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Starts With A Bang

Black hole science enters its golden age

The idea of black holes has been around for over 200 years. Today, we’re seeing them in previously unimaginable ways.
To both the left and right of a central, giant elliptical galaxy, multiple images, in X-ray light, of a quasar some ~6 billion light-years away can be seen. By combining data from NASA's Chandra X-ray Observatory and the ESA's XMM-Newton Observatory, scientists were able to measure the (rapid) spin of the quasar's central supermassive black hole. This is just one of many overwhelming lines of evidence supporting the existence of black holes, with no good alternatives remaining.
Credit: X-ray: NASA/CXC/Univ of Michigan/R.C.Reis et al; Optical: NASA/STScI
Key Takeaways
  • Although we think of them as novel and exciting, the idea for a black hole goes all the way back to John Michell in 1783.
  • It wouldn’t be until the 1960s that theory and observation advanced enough to suggest the reality of black holes, and we’ve been studying them intensively ever since.
  • Today, we detect their electromagnetic emissions, the gravitational waves from their mergers, and even see their event horizons directly. Welcome to the golden age.

For centuries, black holes were merely theoretically speculative ideas.

quasar-galaxy hybrid
This tiny sliver of the GOODS-N deep field, imaged with many observatories including Hubble, Spitzer, Chandra, XMM-Newton, Herschel, the VLT, and more, contains a seemingly unremarkable red dot. That object, a quasar-galaxy hybrid from just 730 million years after the Big Bang, showcases how bright and powerful quasars can be. However, despite their early presence and remarkable luminosities, they cannot account for all or even most of the reionizing photons needed to render the Universe transparent to optical light.
Credit: NASA, ESA, G. Illingworth (UCSC), P. Oesch (UCSC, Yale), R. Bouwens (LEI), I. Labbe (LEI), Cosmic Dawn Center/Niels Bohr Institute/University of Copenhagen, Denmark

The concept first arose in 1783, when John Michell proposed them.

The Sun’s light is due to nuclear fusion, which primarily converts hydrogen into helium. When we measure the rotation rate of the Sun, we find that it’s one of the slowest rotators in the entire Solar System, taking from 25-to-33 days to make one 360-degree rotation, dependent on latitude. Emitting a near-constant 3.8 × 10^26 W of power, the Sun is the brightest thing most of us will ever see. Although many other sources are intrinsically brighter, they’re much farther away.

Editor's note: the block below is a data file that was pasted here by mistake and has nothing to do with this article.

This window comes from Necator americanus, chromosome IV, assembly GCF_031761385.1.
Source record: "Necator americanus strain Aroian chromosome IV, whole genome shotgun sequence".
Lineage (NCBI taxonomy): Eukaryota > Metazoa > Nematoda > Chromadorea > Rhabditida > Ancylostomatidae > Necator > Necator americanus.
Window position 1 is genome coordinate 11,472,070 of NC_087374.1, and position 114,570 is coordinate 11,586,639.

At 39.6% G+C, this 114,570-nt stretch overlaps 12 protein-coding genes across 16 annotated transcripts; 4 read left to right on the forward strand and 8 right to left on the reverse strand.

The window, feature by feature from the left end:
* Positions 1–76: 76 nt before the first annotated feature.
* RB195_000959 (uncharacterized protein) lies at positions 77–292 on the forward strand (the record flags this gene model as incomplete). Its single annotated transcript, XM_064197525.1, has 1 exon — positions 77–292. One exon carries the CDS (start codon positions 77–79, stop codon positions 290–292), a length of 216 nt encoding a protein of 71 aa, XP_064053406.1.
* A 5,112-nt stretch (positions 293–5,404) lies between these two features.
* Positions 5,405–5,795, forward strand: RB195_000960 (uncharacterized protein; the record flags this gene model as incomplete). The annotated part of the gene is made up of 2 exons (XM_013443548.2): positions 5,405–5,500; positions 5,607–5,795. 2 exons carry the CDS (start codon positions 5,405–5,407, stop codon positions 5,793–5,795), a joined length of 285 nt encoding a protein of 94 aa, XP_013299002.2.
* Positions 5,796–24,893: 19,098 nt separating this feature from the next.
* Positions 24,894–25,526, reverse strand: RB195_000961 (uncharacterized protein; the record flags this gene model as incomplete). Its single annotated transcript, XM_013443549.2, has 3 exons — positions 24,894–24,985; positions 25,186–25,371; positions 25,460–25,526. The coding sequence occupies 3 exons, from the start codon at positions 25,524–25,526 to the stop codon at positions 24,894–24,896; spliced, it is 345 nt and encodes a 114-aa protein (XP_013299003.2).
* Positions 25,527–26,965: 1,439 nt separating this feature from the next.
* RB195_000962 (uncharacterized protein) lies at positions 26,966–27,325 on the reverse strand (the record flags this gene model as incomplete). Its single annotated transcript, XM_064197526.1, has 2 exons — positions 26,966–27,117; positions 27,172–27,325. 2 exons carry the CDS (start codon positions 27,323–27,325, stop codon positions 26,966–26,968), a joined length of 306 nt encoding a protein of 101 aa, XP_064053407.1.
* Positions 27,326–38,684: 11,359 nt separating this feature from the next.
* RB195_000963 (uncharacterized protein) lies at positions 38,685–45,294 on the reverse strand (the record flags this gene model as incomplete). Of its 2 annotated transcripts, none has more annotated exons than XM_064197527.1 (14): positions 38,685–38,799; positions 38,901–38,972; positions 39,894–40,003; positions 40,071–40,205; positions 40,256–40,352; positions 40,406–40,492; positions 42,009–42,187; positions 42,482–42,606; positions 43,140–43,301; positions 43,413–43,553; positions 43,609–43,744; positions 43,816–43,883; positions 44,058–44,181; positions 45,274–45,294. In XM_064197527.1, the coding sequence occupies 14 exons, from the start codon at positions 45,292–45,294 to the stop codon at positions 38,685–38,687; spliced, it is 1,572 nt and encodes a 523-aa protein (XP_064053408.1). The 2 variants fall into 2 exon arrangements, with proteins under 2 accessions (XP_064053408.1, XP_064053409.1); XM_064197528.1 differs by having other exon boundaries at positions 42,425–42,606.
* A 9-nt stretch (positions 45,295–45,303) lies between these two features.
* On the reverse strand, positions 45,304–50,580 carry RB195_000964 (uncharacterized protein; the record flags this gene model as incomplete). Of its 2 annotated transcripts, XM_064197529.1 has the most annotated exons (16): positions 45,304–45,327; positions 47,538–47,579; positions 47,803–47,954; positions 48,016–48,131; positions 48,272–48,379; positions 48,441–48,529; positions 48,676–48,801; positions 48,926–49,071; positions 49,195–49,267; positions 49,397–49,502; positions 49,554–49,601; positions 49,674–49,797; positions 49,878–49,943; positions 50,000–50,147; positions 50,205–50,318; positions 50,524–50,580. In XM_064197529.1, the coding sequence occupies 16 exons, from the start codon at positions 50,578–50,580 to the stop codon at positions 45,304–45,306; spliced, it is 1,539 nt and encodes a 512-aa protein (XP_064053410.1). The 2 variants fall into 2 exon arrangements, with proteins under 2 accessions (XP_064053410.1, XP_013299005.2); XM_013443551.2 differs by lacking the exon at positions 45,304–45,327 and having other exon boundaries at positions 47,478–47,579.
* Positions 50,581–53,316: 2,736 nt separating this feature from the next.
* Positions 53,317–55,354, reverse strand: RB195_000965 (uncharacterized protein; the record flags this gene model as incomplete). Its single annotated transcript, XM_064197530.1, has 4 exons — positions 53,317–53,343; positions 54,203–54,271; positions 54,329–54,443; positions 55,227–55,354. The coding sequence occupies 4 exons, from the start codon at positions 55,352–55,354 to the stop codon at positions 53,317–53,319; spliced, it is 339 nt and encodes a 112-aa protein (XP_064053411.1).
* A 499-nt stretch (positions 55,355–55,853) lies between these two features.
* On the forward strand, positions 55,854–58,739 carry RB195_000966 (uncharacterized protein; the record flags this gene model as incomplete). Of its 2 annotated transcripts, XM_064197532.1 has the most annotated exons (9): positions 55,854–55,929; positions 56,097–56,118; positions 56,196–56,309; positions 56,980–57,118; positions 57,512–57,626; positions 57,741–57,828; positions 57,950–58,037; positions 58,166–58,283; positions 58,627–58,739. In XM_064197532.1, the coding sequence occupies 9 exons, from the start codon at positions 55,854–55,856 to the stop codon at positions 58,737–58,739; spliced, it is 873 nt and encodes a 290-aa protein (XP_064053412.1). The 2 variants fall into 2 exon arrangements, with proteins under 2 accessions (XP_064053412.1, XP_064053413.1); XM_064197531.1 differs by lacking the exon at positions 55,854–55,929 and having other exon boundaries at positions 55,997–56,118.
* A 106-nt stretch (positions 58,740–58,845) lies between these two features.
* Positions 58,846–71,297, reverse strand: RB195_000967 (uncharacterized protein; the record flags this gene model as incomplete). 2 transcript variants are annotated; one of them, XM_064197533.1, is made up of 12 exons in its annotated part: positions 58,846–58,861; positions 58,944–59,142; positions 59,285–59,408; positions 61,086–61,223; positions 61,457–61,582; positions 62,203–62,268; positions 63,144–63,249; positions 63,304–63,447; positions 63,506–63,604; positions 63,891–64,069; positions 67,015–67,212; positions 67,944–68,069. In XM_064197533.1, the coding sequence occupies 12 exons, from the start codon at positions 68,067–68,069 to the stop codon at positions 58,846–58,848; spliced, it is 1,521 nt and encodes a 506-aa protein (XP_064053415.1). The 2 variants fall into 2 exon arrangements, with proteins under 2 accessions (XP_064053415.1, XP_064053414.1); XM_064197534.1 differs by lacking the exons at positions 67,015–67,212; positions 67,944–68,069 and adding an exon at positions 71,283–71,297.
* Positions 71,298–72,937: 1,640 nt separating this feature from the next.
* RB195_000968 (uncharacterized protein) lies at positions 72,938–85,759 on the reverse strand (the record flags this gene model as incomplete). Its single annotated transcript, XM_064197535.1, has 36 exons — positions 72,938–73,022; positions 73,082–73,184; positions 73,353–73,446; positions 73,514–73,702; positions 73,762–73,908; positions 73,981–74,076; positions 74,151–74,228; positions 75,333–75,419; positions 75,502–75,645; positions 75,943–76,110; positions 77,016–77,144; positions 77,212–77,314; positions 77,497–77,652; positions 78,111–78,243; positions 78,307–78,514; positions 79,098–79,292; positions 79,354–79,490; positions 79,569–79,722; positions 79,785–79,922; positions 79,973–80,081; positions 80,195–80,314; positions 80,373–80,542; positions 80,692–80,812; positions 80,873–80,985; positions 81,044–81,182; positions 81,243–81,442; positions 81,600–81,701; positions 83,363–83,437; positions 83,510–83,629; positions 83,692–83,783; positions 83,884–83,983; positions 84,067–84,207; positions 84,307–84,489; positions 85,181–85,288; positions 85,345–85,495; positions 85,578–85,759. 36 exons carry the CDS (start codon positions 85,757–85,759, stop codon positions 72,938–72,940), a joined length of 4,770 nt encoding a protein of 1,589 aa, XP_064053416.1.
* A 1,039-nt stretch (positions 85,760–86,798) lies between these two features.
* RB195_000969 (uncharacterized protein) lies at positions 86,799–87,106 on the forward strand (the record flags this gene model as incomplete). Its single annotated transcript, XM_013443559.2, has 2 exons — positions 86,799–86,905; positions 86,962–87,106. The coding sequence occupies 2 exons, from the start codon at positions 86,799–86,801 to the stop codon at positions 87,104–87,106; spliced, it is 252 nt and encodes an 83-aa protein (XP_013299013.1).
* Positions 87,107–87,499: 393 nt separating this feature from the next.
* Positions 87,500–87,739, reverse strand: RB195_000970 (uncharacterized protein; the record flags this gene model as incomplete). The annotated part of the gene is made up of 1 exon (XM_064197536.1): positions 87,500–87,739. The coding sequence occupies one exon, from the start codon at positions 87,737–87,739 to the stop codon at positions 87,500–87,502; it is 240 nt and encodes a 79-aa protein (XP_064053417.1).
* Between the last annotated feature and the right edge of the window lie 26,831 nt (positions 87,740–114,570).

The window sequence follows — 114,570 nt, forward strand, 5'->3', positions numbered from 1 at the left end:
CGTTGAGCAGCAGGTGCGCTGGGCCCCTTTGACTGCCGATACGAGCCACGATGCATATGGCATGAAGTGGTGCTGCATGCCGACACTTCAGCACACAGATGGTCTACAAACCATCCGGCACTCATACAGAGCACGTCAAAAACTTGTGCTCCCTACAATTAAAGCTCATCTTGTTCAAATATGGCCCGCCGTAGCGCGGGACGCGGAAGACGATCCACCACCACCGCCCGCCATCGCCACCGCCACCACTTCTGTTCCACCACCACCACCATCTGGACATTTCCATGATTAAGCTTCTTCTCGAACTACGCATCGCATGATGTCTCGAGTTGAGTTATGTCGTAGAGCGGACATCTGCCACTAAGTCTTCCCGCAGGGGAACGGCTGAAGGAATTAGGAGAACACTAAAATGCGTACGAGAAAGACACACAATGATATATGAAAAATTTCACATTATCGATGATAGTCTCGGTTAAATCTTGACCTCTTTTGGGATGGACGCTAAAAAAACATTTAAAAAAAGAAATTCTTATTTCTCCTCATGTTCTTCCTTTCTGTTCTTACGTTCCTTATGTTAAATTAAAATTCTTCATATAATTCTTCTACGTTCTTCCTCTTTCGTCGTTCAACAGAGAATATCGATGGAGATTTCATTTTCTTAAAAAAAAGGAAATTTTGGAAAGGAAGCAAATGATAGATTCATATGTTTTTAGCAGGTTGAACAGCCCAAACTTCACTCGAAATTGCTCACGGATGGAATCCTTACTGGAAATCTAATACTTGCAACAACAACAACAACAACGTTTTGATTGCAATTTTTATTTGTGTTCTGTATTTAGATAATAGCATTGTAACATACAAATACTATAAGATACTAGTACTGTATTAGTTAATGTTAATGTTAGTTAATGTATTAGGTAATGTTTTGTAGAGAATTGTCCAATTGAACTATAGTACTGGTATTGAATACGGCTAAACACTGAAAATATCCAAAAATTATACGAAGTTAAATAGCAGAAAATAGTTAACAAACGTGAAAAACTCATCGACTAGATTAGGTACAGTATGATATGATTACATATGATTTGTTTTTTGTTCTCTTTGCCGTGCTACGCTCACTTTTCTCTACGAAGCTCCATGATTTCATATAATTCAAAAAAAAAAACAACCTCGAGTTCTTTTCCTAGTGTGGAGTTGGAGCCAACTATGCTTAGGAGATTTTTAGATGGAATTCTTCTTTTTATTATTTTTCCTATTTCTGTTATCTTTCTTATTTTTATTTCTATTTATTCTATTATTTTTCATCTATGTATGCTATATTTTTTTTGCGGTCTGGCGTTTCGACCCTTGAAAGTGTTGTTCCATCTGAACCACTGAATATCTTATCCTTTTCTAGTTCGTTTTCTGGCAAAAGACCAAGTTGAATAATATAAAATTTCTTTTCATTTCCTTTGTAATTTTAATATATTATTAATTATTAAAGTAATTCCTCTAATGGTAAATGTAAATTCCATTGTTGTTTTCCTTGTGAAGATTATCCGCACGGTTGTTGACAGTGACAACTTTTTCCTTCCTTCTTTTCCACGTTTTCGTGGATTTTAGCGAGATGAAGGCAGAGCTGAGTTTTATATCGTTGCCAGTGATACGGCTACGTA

Credit: NASA/Solar Dynamics Observatory

If you maintained the Sun’s density but increased its mass, light couldn’t escape above ~500 solar masses.

An illustration of heavily curved spacetime for a point mass, which corresponds to the physical scenario of being located outside the event horizon of a black hole. If gravity is mediated by a massive force-carrying particle, there will be a departure from Newton’s and Einstein’s laws that are severe at large distances. The fact that we don’t observe that gives us tight constraints on such deviations, but cannot rule out massive gravity.
Credit: JohnsonMartin/Pixabay

Although none were observed, the idea resurged with Karl Schwarzschild’s 1916 solution within Einstein’s General Relativity.

In a Universe that isn’t expanding, you can fill it with stationary matter in any configuration you like, but it will always collapse down to a black hole. Such a Universe is unstable in the context of Einstein’s gravity, and must be expanding to be stable, or we must accept its inevitable fate.
Credit: E. Siegel/Beyond the Galaxy

With enough mass in a given spatial volume, collapse to a black hole becomes unavoidable.

From outside a black hole, all the infalling matter will emit light and is always visible, while nothing from behind the event horizon can get out. But if you were the one who fell into a black hole, your energy could conceivably re-emerge as part of a hot Big Bang in a newborn Universe.
Credit: Andrew Hamilton, JILA, University of Colorado

In 1963, Roy Kerr enhanced Schwarzschild’s solution to incorporate rotation.